December 16, 2019 |
CC BY 4.0
In the long history of tenuous relations between psychology, psychiatry and philosophy the rise of neuroscience is typically regarded as decisive turn towards biological reductionism. Roughly since the turn of the millennium, however, the story has become more complicated. The emergence of social and cultural neuroscience seemed to indicate a new trend toward interdisciplinary cooperation across the nature-culture divide. Situating the emergence of this transdisciplinary agenda in the longer history of biologicalization in psychiatry and neuroscience, however, allows differentiating a mere rhetoric of bridging between neuroscience and humanities from conceptually more stringent studies such as in neurophenomenology. While some actors developed sophisticated experimental settings here for mediating between opposing approaches, others contributed by performative interventions, as critique comes in different forms and formats. In effect, these different lines of work keep the question regarding human nature open; certainly not the least achievement.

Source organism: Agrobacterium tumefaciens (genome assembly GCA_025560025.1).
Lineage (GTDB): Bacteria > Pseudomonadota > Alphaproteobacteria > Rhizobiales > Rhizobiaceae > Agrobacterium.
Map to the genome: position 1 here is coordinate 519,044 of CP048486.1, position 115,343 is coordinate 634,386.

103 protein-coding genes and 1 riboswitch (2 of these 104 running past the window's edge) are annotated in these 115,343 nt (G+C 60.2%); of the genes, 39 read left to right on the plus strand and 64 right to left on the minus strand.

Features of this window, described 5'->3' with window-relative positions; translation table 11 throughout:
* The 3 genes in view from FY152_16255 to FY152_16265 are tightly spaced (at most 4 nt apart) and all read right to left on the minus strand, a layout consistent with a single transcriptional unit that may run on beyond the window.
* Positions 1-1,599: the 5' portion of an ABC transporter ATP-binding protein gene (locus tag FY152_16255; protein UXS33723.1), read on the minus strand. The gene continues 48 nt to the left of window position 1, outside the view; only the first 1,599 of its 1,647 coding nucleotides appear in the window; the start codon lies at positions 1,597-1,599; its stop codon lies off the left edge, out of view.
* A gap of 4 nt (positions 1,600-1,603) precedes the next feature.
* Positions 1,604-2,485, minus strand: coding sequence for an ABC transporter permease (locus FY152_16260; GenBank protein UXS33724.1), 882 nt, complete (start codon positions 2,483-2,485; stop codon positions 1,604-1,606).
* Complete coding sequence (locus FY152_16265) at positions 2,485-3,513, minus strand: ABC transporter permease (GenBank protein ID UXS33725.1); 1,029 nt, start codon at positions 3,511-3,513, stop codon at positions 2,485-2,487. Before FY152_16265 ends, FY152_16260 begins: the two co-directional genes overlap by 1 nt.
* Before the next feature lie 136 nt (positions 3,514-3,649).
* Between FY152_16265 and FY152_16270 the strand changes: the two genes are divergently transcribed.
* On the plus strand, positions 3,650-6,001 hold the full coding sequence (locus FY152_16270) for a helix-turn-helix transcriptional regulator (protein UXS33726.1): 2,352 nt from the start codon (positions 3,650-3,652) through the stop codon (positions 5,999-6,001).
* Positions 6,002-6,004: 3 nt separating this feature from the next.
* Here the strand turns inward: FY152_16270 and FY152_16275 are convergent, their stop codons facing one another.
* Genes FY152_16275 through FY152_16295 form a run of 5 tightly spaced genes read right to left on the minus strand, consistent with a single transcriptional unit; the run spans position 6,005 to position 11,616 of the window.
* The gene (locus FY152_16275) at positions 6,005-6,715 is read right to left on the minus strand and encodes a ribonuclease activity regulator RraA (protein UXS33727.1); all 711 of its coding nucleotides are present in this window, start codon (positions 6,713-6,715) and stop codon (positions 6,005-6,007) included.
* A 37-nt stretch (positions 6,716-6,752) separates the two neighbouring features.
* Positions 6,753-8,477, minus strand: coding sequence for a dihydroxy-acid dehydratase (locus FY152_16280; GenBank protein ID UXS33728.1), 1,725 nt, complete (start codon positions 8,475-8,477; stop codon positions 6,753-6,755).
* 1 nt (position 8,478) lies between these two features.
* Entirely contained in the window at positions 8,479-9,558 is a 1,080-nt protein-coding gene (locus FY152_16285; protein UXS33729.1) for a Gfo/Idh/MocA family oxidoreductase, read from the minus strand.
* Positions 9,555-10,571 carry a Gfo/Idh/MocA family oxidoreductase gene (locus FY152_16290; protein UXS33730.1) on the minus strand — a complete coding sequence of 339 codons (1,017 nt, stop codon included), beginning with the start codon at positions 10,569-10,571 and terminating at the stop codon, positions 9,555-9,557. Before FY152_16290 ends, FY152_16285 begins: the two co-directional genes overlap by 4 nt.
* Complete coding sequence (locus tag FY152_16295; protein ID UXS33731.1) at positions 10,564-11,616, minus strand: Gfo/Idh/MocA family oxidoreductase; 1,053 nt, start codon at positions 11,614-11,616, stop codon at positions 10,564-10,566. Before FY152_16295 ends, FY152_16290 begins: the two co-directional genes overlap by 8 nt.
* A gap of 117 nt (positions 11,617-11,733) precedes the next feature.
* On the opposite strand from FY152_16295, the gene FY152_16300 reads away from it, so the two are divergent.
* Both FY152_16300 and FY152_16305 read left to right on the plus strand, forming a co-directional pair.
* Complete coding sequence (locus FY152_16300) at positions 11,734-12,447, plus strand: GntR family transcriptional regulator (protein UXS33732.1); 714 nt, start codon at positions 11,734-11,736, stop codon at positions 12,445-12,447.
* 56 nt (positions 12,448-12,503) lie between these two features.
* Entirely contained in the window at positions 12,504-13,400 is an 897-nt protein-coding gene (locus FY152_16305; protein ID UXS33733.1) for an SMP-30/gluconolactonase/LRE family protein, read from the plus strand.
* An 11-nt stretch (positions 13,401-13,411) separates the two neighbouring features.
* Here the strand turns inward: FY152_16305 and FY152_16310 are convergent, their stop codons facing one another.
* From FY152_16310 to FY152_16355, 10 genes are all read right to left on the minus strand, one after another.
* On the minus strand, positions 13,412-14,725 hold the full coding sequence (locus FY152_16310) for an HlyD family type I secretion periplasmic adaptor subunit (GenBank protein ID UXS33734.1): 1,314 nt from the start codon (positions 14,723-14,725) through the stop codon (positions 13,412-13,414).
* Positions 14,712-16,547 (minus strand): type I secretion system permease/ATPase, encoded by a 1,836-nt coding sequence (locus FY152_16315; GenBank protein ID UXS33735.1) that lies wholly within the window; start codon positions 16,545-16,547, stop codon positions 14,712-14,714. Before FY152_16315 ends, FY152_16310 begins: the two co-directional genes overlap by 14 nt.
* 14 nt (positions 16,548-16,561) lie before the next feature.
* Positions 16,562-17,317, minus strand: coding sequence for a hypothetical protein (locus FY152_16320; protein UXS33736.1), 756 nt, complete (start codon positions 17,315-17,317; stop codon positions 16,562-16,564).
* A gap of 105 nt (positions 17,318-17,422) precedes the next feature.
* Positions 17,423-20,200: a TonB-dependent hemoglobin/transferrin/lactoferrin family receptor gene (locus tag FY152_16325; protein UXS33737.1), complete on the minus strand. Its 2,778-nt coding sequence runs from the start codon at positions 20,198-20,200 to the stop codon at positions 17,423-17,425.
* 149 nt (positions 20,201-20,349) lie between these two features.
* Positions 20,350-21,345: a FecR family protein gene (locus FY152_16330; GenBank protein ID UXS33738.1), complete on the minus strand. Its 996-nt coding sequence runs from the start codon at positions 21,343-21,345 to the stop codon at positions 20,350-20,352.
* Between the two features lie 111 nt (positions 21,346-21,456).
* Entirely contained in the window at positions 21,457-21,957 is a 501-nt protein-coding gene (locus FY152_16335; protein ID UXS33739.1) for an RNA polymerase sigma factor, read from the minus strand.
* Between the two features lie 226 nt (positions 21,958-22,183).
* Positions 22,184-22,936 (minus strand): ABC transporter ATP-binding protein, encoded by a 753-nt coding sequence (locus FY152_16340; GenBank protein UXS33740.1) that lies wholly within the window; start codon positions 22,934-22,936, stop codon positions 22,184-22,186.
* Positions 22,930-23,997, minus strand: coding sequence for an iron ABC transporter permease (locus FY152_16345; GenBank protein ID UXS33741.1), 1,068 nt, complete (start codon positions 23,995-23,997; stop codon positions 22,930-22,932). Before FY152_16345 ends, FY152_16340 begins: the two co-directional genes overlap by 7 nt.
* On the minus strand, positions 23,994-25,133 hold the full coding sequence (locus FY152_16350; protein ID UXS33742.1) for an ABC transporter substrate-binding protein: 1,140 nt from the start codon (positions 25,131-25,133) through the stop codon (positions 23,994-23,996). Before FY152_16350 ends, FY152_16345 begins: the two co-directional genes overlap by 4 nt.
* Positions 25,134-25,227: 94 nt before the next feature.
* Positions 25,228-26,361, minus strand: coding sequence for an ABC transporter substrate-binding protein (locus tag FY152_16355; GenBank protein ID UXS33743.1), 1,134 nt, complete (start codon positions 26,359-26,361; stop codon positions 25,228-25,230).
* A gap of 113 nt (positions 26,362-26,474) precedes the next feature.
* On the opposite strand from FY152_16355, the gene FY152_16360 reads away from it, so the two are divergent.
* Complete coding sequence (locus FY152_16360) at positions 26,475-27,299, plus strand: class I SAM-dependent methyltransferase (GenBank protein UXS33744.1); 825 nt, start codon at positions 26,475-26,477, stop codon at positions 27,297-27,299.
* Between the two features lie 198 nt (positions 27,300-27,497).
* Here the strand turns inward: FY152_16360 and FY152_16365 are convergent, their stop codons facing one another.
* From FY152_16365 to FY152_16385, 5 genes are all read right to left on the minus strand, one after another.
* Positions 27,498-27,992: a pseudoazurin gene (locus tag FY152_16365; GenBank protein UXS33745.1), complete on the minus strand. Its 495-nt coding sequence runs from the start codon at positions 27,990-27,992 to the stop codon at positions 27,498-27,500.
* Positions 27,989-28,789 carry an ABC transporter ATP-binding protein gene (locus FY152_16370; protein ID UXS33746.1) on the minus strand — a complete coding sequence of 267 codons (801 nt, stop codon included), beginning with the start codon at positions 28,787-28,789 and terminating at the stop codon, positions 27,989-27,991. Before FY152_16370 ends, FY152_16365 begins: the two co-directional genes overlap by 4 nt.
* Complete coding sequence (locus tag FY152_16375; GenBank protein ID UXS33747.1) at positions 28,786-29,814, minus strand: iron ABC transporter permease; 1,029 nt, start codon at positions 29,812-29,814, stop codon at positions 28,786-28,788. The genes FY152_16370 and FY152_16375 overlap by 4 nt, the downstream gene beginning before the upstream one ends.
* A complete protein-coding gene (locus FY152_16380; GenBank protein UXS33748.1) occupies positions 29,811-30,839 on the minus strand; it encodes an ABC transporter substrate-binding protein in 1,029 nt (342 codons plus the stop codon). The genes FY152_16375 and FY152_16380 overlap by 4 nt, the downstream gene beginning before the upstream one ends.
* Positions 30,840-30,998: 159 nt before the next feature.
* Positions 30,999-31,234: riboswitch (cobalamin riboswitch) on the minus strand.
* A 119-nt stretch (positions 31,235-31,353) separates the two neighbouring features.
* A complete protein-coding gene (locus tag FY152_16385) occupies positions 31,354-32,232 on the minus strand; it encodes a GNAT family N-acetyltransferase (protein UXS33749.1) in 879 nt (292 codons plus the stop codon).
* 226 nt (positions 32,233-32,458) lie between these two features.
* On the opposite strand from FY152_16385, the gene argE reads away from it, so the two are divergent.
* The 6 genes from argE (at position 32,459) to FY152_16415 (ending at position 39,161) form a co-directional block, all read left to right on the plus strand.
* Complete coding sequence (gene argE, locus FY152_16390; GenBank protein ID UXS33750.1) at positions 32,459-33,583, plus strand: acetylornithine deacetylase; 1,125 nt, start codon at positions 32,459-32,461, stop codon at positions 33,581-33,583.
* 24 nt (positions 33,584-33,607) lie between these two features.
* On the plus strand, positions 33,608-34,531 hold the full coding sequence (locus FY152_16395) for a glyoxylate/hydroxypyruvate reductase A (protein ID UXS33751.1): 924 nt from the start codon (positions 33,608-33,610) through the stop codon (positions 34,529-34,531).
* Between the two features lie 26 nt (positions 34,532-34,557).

Cornelius Borck: "Cooperation and Critique in Neuroscience: Loops of Feedback Between Philosophy, the Psy Sciences and Neurophenomenology", in: Le foucaldien, 5/1 (2019), DOI: 10.16995/lefou.57